AIR Informs Episode #5: The Economics of the Coronavirus for People with Disabilities

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Image of Michelle YinThe coronavirus pandemic is affecting everyone around the world and hitting specific populations of people in different ways. In the latest podcast episode, Michelle Yin, an AIR economist who focuses her research on people with disabilities and the labor market, provides insights into how the virus is affecting this population.

A large proportion of people with disabilities are being adversely affected by the pandemic for a variety of reasons. Many are older than 65 and particularly vulnerable due to their age. Others—both children and adults—have underlying health conditions that put them at higher risk for complications if they contract the virus. Many are experiencing interruptions to their routine medical care. Some were already living in poverty before the pandemic hit. Many are working in jobs considered “essential”—truck drivers, store clerks, and janitors—and this puts them at high risk for contracting the virus while receiving low pay. And many are being affected by a rise in barriers to social supports, such as transportation and other forms of assistance.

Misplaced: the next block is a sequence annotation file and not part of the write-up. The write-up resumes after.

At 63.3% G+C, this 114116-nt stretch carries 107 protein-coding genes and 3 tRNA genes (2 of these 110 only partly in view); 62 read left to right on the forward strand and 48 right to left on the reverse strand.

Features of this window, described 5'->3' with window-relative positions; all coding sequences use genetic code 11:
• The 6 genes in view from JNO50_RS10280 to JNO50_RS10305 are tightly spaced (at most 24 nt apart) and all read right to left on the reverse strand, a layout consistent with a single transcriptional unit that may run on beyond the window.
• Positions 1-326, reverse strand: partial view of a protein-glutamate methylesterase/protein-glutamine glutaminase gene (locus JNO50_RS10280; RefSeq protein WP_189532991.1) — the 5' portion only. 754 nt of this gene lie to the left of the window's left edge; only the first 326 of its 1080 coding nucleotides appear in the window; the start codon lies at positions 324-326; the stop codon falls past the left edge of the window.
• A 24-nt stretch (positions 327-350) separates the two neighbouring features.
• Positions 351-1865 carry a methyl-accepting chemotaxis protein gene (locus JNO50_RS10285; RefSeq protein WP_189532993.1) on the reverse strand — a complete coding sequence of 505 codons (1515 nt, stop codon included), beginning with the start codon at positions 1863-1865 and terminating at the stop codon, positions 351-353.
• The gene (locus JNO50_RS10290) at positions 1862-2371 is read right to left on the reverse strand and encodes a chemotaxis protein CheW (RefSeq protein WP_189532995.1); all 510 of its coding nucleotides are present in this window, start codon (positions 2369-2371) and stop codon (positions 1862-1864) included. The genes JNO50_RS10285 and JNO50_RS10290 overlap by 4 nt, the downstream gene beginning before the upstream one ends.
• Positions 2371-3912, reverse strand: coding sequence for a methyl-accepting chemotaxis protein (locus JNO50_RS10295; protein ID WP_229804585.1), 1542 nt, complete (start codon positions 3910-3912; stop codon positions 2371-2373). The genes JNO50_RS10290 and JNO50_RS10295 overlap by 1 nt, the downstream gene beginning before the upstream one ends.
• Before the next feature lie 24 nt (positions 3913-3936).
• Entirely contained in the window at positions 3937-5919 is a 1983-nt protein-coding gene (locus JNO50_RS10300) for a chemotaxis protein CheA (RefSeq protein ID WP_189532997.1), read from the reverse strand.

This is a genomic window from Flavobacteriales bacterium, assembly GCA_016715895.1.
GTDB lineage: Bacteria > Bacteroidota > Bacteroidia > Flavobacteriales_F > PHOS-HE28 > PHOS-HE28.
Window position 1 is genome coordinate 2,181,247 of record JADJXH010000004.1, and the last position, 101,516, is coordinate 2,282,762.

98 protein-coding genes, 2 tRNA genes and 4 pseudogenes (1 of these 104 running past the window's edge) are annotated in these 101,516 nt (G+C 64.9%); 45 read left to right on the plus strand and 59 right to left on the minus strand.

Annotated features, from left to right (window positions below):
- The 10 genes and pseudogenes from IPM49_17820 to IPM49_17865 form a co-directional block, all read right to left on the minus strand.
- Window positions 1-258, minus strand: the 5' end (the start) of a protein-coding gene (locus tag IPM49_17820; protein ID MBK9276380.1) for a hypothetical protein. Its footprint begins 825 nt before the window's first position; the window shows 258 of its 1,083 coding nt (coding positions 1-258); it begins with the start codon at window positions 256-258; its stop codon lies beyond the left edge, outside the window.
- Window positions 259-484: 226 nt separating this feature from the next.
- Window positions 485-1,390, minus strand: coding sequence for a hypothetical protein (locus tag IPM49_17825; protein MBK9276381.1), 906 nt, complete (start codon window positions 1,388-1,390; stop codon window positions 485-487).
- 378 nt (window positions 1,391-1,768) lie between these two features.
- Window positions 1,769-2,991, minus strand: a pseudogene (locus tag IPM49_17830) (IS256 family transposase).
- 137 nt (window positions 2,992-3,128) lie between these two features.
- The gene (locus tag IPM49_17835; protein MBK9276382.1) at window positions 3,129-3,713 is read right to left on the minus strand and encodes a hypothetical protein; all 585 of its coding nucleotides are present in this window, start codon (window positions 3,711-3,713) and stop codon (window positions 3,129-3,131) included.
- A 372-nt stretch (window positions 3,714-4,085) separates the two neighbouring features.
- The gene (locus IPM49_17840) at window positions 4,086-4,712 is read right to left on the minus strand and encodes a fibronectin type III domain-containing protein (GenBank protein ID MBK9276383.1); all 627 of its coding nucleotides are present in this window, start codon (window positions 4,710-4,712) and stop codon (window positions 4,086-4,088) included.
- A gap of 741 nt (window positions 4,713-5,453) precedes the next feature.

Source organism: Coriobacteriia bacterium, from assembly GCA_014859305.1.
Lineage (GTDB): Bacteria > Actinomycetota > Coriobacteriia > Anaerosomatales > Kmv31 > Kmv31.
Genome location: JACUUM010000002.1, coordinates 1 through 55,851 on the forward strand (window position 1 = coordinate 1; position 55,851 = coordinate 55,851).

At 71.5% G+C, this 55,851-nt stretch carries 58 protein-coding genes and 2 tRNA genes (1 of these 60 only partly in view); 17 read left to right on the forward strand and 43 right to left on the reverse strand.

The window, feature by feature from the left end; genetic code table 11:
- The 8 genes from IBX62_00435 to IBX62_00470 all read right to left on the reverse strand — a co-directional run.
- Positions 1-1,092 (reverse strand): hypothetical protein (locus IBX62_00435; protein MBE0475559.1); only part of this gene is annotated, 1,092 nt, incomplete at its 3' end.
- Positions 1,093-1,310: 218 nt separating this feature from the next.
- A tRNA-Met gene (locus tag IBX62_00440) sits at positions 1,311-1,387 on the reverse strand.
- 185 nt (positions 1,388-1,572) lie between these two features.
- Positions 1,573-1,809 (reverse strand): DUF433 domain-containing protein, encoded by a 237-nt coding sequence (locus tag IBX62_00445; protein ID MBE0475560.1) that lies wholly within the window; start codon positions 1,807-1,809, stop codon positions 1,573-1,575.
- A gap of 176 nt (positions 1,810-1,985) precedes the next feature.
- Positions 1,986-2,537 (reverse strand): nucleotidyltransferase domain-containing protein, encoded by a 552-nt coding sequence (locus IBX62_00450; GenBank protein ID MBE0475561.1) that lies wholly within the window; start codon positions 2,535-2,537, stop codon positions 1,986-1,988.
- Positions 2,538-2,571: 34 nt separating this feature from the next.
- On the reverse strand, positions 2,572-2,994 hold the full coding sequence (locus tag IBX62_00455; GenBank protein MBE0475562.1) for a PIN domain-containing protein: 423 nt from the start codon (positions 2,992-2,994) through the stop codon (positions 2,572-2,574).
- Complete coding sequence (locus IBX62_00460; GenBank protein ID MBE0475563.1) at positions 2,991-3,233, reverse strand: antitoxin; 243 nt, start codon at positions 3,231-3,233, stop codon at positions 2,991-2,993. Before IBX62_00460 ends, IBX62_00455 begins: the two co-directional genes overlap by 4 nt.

People with disabilities will more than likely be disproportionally affected by the economic effects of the pandemic. During the 2008 recession, people with disabilities lost their jobs at higher rates than people without disabilities. And while the overall employment rate bounced back around 2012, people with disabilities were just starting to see employment rates return to previous levels in 2019. This will more than likely be the case again because of the types of jobs they hold and stereotyping by potential employers. Some employers believe that people with disabilities are an “imperfect substitute” for employees without disabilities—even if they have comparable education, skills, and abilities.

The sudden shift to mass telecommuting and flexible working hours has the potential to benefit people with disabilities after the pandemic subsides. Prior to the pandemic, some employers would say that providing reasonable accommodations for people with disabilities was cost prohibitive. But the accommodations we’re now seeing as part of the response to the pandemic, such as the ability to telecommute and technology solutions, are things that some people with disabilities need. Moving forward, employers have the opportunity to create more inclusive, flexible environments for all employees.

Here are some topical resources for both employers and people with disabilities: